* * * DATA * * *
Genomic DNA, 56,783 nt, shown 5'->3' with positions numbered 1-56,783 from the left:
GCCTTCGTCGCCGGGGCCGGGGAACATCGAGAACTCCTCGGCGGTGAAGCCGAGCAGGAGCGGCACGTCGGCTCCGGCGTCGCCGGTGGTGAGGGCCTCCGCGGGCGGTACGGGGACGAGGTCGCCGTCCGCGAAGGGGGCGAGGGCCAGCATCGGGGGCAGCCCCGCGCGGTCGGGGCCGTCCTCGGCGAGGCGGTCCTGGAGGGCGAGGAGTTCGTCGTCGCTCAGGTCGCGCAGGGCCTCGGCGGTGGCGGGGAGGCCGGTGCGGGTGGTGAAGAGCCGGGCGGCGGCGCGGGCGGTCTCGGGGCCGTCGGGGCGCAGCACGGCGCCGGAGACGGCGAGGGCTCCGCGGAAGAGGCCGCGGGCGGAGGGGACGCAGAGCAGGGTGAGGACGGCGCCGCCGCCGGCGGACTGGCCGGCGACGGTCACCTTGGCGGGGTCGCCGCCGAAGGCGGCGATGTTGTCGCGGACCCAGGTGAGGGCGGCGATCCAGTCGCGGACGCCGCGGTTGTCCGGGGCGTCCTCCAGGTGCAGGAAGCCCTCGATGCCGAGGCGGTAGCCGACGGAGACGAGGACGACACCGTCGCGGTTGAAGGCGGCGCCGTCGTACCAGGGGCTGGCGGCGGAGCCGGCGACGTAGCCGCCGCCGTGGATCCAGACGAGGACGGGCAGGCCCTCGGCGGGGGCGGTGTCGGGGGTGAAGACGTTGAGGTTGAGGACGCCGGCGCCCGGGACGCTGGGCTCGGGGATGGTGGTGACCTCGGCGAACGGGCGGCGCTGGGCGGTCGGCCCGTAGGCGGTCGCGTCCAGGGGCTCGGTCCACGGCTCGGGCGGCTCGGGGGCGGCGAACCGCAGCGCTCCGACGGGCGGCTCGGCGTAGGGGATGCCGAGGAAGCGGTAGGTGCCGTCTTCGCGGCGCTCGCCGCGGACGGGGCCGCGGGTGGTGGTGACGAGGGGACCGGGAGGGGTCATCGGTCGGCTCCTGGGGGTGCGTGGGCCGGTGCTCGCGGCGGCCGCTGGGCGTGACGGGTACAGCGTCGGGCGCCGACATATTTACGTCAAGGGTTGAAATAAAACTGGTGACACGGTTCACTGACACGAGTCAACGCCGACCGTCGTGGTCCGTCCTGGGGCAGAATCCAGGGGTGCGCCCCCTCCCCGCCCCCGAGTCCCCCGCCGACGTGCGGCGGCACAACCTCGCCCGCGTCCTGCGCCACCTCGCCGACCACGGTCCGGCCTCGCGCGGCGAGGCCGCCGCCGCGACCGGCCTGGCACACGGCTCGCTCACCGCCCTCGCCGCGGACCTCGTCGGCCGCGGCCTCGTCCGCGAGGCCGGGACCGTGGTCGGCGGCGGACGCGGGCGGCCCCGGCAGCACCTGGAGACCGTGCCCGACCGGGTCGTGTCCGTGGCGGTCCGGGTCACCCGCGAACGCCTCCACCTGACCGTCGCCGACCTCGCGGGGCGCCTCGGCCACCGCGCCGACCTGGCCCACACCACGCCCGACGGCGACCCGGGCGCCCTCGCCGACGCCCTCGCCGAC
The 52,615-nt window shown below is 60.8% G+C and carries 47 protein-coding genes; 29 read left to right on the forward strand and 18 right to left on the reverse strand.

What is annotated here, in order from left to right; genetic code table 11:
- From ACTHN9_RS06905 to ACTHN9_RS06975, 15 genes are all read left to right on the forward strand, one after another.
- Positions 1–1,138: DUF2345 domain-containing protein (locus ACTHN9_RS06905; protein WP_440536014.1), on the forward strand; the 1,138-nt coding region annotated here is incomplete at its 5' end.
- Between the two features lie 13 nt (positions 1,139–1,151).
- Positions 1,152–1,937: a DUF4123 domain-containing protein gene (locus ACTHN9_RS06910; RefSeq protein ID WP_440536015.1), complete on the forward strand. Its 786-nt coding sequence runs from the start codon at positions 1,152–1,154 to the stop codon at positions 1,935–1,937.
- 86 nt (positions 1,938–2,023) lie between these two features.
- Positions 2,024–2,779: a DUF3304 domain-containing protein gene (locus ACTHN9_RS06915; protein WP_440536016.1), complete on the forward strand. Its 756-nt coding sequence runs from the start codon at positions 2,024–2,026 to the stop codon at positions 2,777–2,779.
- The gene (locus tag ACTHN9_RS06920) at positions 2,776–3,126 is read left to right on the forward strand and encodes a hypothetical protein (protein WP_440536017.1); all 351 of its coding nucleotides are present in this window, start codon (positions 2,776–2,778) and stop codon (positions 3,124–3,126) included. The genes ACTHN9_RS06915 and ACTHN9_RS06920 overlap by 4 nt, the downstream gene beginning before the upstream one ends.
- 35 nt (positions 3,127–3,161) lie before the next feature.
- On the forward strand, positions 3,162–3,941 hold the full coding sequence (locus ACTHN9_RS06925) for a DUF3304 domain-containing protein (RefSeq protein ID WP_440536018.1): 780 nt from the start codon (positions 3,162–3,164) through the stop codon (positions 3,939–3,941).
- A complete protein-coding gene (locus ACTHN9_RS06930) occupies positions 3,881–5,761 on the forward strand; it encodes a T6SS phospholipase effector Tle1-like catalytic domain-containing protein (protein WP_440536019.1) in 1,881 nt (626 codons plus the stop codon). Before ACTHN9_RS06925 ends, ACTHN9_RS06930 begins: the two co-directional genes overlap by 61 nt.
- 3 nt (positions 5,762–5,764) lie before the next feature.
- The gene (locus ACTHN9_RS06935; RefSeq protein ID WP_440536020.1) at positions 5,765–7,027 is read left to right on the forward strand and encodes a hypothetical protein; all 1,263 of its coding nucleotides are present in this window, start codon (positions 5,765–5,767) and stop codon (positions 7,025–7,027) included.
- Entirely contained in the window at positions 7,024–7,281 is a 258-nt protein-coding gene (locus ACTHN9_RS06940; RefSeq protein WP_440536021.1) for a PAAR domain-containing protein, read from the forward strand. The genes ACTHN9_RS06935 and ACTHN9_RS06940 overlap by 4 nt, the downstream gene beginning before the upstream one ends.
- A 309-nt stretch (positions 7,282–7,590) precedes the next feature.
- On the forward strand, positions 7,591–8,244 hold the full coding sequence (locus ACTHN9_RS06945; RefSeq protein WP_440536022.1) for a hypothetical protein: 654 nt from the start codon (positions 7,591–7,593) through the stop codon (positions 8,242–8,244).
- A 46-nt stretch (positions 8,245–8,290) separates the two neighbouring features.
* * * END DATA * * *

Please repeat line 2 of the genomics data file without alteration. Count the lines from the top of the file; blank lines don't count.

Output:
GCCTTCGTCGCCGGGGCCGGGGAACATCGAGAACTCCTCGGCGGTGAAGCCGAGCAGGAGCGGCACGTCGGCTCCGGCGTCGCCGGTGGTGAGGGCCTCCGCGGGCGGTACGGGGACGAGGTCGCCGTCCGCGAAGGGGGCGAGGGCCAGCATCGGGGGCAGCCCCGCGCGGTCGGGGCCGTCCTCGGCGAGGCGGTCCTGGAGGGCGAGGAGTTCGTCGTCGCTCAGGTCGCGCAGGGCCTCGGCGGTGGCGGGGAGGCCGGTGCGGGTGGTGAAGAGCCGGGCGGCGGCGCGGGCGGTCTCGGGGCCGTCGGGGCGCAGCACGGCGCCGGAGACGGCGAGGGCTCCGCGGAAGAGGCCGCGGGCGGAGGGGACGCAGAGCAGGGTGAGGACGGCGCCGCCGCCGGCGGACTGGCCGGCGACGGTCACCTTGGCGGGGTCGCCGCCGAAGGCGGCGATGTTGTCGCGGACCCAGGTGAGGGCGGCGATCCAGTCGCGGACGCCGCGGTTGTCCGGGGCGTCCTCCAGGTGCAGGAAGCCCTCGATGCCGAGGCGGTAGCCGACGGAGACGAGGACGACACCGTCGCGGTTGAAGGCGGCGCCGTCGTACCAGGGGCTGGCGGCGGAGCCGGCGACGTAGCCGCCGCCGTGGATCCAGACGAGGACGGGCAGGCCCTCGGCGGGGGCGGTGTCGGGGGTGAAGACGTTGAGGTTGAGGACGCCGGCGCCCGGGACGCTGGGCTCGGGGATGGTGGTGACCTCGGCGAACGGGCGGCGCTGGGCGGTCGGCCCGTAGGCGGTCGCGTCCAGGGGCTCGGTCCACGGCTCGGGCGGCTCGGGGGCGGCGAACCGCAGCGCTCCGACGGGCGGCTCGGCGTAGGGGATGCCGAGGAAGCGGTAGGTGCCGTCTTCGCGGCGCTCGCCGCGGACGGGGCCGCGGGTGGTGGTGACGAGGGGACCGGGAGGGGTCATCGGTCGGCTCCTGGGGGTGCGTGGGCCGGTGCTCGCGGCGGCCGCTGGGCGTGACGGGTACAGCGTCGGGCGCCGACATATTTACGTCAAGGGTTGAAATAAAACTGGTGACACGGTTCACTGACACGAGTCAACGCCGACCGTCGTGGTCCGTCCTGGGGCAGAATCCAGGGGTGCGCCCCCTCCCCGCCCCCGAGTCCCCCGCCGACGTGCGGCGGCACAACCTCGCCCGCGTCCTGCGCCACCTCGCCGACCACGGTCCGGCCTCGCGCGGCGAGGCCGCCGCCGCGACCGGCCTGGCACACGGCTCGCTCACCGCCCTCGCCGCGGACCTCGTCGGCCGCGGCCTCGTCCGCGAGGCCGGGACCGTGGTCGGCGGCGGACGCGGGCGGCCCCGGCAGCACCTGGAGACCGTGCCCGACCGGGTCGTGTCCGTGGCGGTCCGGGTCACCCGCGAACGCCTCCACCTGACCGTCGCCGACCTCGCGGGGCGCCTCGGCCACCGCGCCGACCTGGCCCACACCACGCCCGACGGCGACCCGGGCGCCCTCGCCGACGCCCTCGCCGAC